“We need to recognize our communities are very much interconnected; people are going back and forth for medical on a daily basis,” she said.

Over the weekend, Chief Raymond Keeper of Little Grand Rapids First Nation in Manitoba, an Anishinaabe community northeast of Winnipeg near the Manitoba and Ontario border, said he and the band council asked the province to work with them to increase safety measures. As of Sunday, the First Nation had 19 confirmed cases since Sept. 30.

Manitoba Keewatinowi Okimakanak (MKO) Grand Chief Garrison Settee said First Nations face some stark realities: challenges to access adequate health care, overcrowded houses and a lack of infrastructure in which people can isolate. MKO is a political advocacy organization that represents 26 First Nation communities in Manitoba’s North.

Valerie Gideon, associate deputy minister of the federal department Indigenous Services Canada, said some First Nations are concerned about an increase in community transmission because people have to travel for services to cities that are reopening their economies.

She added that it is also difficult for communities to maintain their own restrictions if neighbouring, non-First Nation communities are open.

As Ontario and Quebec also grapple with the second wave, First Nations in both provinces are reinstating travel restrictions to and from high risk areas like Montreal and Winnipeg.

Many remote communities have limited passenger travel in and out to essential workers and medical patients, but the measures are not completely shielding them from the virus.

The Eeyou Istchee Cree Nation in northern Quebec said in a news release that the death of an elder in a Montreal hospital on Sept. 26 is the nation’s fourth related to COVID-19. The elder had been in hospital for three weeks.

Recent cases reported in Sandy Lake First Nation in northwestern Ontario and in the Nunavik region of northern Quebec have been traced to people who travelled outside, including medical patients who went to Winnipeg.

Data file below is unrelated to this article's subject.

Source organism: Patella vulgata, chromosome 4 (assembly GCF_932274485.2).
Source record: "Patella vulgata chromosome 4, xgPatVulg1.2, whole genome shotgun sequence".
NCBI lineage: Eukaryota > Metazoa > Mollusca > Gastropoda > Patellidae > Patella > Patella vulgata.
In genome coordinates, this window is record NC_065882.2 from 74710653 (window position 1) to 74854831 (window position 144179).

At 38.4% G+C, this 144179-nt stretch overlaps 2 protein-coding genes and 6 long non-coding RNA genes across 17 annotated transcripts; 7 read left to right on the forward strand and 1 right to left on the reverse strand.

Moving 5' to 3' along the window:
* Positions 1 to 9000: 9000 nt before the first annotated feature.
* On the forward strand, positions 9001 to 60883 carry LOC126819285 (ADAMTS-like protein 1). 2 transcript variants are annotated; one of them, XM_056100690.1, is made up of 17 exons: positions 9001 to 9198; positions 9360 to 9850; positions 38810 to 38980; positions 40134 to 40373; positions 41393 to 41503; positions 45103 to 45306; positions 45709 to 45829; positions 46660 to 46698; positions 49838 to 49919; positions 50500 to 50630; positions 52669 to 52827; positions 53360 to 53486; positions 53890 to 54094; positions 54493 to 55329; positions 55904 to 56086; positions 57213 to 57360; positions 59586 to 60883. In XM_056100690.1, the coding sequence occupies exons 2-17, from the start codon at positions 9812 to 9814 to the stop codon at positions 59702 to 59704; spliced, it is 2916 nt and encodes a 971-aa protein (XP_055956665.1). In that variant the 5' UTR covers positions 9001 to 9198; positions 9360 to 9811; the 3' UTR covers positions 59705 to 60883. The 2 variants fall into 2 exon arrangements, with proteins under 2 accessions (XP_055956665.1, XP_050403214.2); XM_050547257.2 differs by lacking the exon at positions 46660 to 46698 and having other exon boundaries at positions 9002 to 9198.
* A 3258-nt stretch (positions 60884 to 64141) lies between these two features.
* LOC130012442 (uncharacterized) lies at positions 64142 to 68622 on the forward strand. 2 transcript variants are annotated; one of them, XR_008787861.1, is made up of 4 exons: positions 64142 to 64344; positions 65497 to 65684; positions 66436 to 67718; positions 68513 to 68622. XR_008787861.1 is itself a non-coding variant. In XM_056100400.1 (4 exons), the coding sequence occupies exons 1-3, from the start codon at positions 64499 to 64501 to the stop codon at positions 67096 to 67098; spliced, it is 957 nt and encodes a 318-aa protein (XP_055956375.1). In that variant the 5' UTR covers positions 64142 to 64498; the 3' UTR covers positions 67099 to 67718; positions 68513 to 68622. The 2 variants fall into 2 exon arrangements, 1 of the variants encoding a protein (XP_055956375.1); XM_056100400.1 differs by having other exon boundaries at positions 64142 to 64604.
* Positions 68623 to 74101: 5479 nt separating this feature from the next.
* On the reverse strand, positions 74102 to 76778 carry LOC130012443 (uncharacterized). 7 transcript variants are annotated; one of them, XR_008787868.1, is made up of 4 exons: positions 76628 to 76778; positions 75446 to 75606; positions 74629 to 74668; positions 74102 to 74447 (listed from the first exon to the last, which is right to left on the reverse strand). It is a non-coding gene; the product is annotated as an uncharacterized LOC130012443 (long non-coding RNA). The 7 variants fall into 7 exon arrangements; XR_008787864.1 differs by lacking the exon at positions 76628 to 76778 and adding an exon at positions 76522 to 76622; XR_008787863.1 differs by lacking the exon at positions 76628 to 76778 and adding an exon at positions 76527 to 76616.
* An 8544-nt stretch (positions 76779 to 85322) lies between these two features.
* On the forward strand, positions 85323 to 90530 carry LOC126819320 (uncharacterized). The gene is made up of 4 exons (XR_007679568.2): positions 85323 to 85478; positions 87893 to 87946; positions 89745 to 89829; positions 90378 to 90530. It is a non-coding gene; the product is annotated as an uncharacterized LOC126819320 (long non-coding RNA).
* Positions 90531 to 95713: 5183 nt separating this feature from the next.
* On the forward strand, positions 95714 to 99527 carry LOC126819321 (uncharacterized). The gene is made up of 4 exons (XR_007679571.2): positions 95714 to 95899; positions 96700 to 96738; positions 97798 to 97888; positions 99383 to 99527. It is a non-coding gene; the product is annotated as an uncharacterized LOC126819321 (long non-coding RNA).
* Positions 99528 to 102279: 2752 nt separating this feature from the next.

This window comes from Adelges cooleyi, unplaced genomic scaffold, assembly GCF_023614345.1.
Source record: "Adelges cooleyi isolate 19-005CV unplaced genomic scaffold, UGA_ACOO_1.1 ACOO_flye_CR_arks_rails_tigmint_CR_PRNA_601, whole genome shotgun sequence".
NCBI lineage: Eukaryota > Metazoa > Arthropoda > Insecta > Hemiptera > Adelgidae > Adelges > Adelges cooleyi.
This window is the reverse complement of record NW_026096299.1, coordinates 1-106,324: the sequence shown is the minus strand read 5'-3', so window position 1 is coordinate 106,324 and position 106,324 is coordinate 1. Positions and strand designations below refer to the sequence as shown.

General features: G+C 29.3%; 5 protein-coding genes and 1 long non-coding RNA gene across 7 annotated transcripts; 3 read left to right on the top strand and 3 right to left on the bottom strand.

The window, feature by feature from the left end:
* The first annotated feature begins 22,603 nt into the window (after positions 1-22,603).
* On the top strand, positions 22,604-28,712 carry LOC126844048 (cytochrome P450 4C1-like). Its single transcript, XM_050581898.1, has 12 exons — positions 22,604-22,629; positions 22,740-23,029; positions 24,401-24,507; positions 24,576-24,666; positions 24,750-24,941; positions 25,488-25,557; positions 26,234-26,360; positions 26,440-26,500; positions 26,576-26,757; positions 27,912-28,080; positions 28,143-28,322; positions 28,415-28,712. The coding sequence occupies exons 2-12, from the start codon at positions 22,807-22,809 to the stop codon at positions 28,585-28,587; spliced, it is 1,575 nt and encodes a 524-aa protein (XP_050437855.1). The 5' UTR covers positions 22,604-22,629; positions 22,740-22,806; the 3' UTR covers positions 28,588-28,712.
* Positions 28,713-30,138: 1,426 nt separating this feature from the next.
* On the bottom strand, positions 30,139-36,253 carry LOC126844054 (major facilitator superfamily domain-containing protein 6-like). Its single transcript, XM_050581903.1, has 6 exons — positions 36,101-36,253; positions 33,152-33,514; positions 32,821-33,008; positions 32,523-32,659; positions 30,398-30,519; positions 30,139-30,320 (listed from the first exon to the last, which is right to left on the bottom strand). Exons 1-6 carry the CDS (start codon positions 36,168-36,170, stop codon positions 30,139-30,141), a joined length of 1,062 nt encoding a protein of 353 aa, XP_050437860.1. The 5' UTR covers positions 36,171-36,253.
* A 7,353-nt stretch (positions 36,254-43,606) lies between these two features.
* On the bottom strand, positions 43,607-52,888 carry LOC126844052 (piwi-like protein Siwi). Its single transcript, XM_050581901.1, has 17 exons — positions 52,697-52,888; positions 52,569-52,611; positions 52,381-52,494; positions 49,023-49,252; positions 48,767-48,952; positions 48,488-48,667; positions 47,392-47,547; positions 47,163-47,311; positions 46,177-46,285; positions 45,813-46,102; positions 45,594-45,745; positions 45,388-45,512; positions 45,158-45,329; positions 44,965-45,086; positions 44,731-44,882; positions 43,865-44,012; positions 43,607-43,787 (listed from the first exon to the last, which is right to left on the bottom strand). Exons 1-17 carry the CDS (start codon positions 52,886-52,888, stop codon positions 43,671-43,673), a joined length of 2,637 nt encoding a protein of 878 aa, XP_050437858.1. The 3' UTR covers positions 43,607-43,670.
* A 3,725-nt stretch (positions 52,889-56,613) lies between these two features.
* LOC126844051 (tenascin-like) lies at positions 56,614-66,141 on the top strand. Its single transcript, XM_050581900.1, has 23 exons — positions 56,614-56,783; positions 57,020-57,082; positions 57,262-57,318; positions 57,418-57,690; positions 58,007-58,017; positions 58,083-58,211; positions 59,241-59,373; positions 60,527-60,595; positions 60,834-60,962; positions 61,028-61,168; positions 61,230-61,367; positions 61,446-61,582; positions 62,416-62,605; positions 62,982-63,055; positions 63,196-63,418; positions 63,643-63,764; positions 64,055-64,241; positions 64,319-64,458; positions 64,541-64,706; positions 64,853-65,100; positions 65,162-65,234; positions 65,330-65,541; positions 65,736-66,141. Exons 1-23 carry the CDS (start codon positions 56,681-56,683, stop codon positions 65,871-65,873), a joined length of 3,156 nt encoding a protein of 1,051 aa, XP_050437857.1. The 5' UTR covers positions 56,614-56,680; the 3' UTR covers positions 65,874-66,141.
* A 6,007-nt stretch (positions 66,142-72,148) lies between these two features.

Last week, Kahnawa:ke in Quebec confirmed five cases involving a local hockey team that was traced to a Montreal school. The Kanien’kehá:ka community just south of Montreal has a population of about 8,000, and had 25 reported cases in the first wave.

Lisa Westaway, the executive director at Tehsakotitsén:ta Kateri Memorial Hospital in Kahnawa:ke, said delays at the province’s centralized testing lab hurt efforts to contain the virus.

Ms. Westaway said the community has its own testing site and a public health team that does contact tracing within 24 hours of a positive case, but the wait for results from the province is more than five days.

“That’s way too long a time to properly control the virus,” Ms. Westaway said.

Montreal has had more than 35,000 confirmed cases since the pandemic began, prompting Kahnawa:ke to declare a red alert, the highest risk level in its pandemic emergency plan as Quebec hits record highs of more than 1,000 daily cases since the beginning of the month.

“Please stay local as much as possible,” Kahnewa:ke commissioner of public safety Lloyd Phillips told members in a Facebook live video last week.

By: Willow Fiddler, Local Journalism Initiative Reporter
Source: The Globe and Mail